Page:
If you want to view the submessages, start the following sequence
within 20 seconds after the initial message appears.  (If you take no
action within 20 seconds, the self-test continues.)

1. Press the RETURN key.
2. The terminal bell rings twice and another light pattern is displayed.
3. Record the light pattern and press RETURN again.
4. If there is another submessage, the bell rings twice and another
   light pattern is displayed.
5. Record the light pattern and press RETURN.
6. If there is a third submessage, the bell rings twice and another
   light pattern is displayed.
7. Record the light pattern and press RETURN.
8. When you have seen all of the submessages, there is no bell when
   you press RETURN, the light in the CAPS LOCK key turns off, and the
   indicator light pattern changes to indicate that the next test in the
   self test procedure is being run.

Error messages are displayed in this manner as the terminal checks its
display.  After the display has been checked, subsequent error
messages are displayed on the screen instead of by light patterns.  If
the test halts during this part of the test, it is because the screen
is filled with error messages.  Make a hard copy or write down the
error messages.  Press the PAGE key and the test will continue.

The self-test procedure is explained in more detail in the 4113
Service Manual.


Resetting Setup Memory
----------------------

You may find it necessary or desirable to restore the terminal's
operating environment to the factory defaults.  This can be
accomplished with the self-test procedure.  To do so, take the
following steps:

1. Initiate the self-test as explained earlier in this appendix.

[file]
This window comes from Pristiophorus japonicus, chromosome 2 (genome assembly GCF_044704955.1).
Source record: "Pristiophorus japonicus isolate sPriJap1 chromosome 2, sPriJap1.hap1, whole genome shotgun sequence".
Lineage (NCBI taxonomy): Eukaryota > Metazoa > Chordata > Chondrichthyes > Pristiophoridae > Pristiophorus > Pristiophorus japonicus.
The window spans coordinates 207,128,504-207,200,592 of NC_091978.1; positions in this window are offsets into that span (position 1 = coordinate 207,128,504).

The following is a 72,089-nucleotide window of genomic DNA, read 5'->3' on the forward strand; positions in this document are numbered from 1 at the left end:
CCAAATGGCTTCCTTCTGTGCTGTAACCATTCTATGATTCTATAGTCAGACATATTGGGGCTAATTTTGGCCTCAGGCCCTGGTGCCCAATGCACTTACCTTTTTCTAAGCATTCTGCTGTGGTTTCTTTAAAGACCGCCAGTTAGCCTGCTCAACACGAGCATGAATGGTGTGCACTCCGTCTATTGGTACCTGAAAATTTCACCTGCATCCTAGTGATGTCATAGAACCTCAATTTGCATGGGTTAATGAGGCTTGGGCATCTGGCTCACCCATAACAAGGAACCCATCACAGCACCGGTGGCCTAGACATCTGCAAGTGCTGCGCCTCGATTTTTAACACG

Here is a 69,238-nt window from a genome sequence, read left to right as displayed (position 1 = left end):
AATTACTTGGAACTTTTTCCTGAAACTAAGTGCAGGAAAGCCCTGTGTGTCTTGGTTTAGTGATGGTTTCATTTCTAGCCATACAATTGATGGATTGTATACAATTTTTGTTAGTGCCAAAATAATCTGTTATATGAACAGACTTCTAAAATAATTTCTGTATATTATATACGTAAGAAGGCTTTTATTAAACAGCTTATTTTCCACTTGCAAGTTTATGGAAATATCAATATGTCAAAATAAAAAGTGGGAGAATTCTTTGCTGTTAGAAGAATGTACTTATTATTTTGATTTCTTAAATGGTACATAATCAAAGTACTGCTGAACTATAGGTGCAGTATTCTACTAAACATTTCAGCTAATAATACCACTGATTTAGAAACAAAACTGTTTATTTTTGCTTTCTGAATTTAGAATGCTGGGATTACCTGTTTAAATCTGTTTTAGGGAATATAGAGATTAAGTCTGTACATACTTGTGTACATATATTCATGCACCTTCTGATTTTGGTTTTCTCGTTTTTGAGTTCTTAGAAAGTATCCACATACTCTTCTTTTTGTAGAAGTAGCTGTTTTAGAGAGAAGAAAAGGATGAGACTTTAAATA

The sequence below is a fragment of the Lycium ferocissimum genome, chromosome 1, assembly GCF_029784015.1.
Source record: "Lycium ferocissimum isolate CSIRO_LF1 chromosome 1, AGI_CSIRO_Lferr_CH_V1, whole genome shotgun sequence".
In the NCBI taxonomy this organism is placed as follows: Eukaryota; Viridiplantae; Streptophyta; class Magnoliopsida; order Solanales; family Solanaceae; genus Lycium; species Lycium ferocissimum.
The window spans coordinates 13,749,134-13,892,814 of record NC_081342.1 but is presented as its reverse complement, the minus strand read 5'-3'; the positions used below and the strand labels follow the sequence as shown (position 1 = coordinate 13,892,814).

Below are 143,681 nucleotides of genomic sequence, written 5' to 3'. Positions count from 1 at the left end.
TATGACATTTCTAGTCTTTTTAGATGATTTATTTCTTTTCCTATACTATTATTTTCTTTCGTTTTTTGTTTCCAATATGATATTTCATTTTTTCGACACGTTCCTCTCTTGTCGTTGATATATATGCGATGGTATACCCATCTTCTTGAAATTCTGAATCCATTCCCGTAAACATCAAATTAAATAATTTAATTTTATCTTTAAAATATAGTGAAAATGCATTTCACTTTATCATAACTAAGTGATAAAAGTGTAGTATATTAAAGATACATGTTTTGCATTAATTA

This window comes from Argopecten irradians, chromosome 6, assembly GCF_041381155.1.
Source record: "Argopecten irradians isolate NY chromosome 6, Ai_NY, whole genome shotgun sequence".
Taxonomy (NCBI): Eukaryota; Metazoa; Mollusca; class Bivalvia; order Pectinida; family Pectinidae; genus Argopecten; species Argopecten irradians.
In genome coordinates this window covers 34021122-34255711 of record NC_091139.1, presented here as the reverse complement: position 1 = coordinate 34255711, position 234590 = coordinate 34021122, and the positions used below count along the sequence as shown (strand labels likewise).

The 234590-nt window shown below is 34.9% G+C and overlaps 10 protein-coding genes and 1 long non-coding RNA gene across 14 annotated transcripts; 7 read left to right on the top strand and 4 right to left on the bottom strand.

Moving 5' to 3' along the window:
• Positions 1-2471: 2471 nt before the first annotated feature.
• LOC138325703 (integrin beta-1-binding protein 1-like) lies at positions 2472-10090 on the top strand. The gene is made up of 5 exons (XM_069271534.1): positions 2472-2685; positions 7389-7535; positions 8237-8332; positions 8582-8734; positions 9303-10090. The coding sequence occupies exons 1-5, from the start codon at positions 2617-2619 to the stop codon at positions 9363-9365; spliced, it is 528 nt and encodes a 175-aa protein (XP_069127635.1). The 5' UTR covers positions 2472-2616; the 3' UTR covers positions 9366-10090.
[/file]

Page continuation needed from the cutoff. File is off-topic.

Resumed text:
2. Within 20 seconds of initiating the self-test, press and hold the
   CTRL key while you press and release the C key, then release the
   CTRL key.  This causes the light in the CAPS LOCK key to stop
   flashing and the following menu is displayed on the screen:

   411X Menu
   --
   f1 4113 Display
   f2 Processor Board
   f3 Disk
   f4 Tablet
   f5 3PPI
   --
   Selection
   *

3. Press Function Key 2 (F2).  The following menu appears on the screen:

   Processor Board Menu
   --
   f1 CMOS-Reset
   f2 Keyboard
   f3 Host Port
   --
   Selection
   *

4. Press Function Key 1 (F1).  The following message appears below the
   menu:

   Processor Board Menu
   --
   f1 CMOS-Reset
   f2 Keyboard
   f3 Host Port
   --
   Selection
   *f1
   CMOS-Reset
   Selection
   *

   The term CMOS RESET means that the Setup memory has been restored to
   its factory default values.

5. Press and hold the CTRL key while you press and release the E key,
   then release the CTRL key.  The terminal exits from the self-test
   procedure, runs the power-up sequence, and when the cursor appears,
   is ready for use.


Figure B-1.  The MASTER RESET and SELF TEST Buttons

On the right side of the pedestal, underneath the keyboard are two buttons.

The right button is the MASTER RESET button.

The left button is the SELF TEST button.